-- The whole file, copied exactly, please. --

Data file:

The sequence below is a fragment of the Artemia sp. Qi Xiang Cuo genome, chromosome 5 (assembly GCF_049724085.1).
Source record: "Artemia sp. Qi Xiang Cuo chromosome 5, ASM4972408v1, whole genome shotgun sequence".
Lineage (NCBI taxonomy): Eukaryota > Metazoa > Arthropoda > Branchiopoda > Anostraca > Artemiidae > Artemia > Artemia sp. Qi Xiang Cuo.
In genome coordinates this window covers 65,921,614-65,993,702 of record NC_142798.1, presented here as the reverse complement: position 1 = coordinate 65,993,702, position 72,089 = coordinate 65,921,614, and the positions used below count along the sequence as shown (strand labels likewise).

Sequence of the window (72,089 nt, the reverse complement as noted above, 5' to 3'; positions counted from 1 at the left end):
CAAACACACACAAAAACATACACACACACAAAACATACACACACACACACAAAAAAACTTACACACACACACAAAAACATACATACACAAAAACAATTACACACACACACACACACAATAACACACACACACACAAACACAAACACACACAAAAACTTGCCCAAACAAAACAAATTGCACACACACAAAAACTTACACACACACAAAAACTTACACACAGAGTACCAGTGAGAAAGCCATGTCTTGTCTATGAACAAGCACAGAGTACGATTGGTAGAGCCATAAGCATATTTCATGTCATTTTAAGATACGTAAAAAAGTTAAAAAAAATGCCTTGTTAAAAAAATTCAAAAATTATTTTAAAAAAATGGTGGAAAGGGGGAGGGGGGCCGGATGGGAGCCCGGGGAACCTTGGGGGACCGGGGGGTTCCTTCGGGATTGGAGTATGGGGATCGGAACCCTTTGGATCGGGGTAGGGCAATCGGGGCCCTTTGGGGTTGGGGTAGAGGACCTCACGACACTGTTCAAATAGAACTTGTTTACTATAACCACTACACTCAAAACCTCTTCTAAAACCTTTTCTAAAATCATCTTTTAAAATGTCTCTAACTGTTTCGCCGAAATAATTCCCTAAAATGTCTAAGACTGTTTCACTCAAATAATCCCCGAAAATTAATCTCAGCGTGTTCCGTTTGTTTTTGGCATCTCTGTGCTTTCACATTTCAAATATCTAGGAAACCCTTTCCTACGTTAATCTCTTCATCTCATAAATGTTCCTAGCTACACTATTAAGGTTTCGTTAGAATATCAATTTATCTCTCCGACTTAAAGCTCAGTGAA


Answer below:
The sequence below is a fragment of the Artemia sp. Qi Xiang Cuo genome, chromosome 5 (assembly GCF_049724085.1).
Source record: "Artemia sp. Qi Xiang Cuo chromosome 5, ASM4972408v1, whole genome shotgun sequence".
Lineage (NCBI taxonomy): Eukaryota > Metazoa > Arthropoda > Branchiopoda > Anostraca > Artemiidae > Artemia > Artemia sp. Qi Xiang Cuo.
In genome coordinates this window covers 65,921,614-65,993,702 of record NC_142798.1, presented here as the reverse complement: position 1 = coordinate 65,993,702, position 72,089 = coordinate 65,921,614, and the positions used below count along the sequence as shown (strand labels likewise).

Sequence of the window (72,089 nt, the reverse complement as noted above, 5' to 3'; positions counted from 1 at the left end):
CAAACACACACAAAAACATACACACACACAAAACATACACACACACACACAAAAAAACTTACACACACACACAAAAACATACATACACAAAAACAATTACACACACACACACACACAATAACACACACACACACAAACACAAACACACACAAAAACTTGCCCAAACAAAACAAATTGCACACACACAAAAACTTACACACACACAAAAACTTACACACAGAGTACCAGTGAGAAAGCCATGTCTTGTCTATGAACAAGCACAGAGTACGATTGGTAGAGCCATAAGCATATTTCATGTCATTTTAAGATACGTAAAAAAGTTAAAAAAAATGCCTTGTTAAAAAAATTCAAAAATTATTTTAAAAAAATGGTGGAAAGGGGGAGGGGGGCCGGATGGGAGCCCGGGGAACCTTGGGGGACCGGGGGGTTCCTTCGGGATTGGAGTATGGGGATCGGAACCCTTTGGATCGGGGTAGGGCAATCGGGGCCCTTTGGGGTTGGGGTAGAGGACCTCACGACACTGTTCAAATAGAACTTGTTTACTATAACCACTACACTCAAAACCTCTTCTAAAACCTTTTCTAAAATCATCTTTTAAAATGTCTCTAACTGTTTCGCCGAAATAATTCCCTAAAATGTCTAAGACTGTTTCACTCAAATAATCCCCGAAAATTAATCTCAGCGTGTTCCGTTTGTTTTTGGCATCTCTGTGCTTTCACATTTCAAATATCTAGGAAACCCTTTCCTACGTTAATCTCTTCATCTCATAAATGTTCCTAGCTACACTATTAAGGTTTCGTTAGAATATCAATTTATCTCTCCGACTTAAAGCTCAGTGAA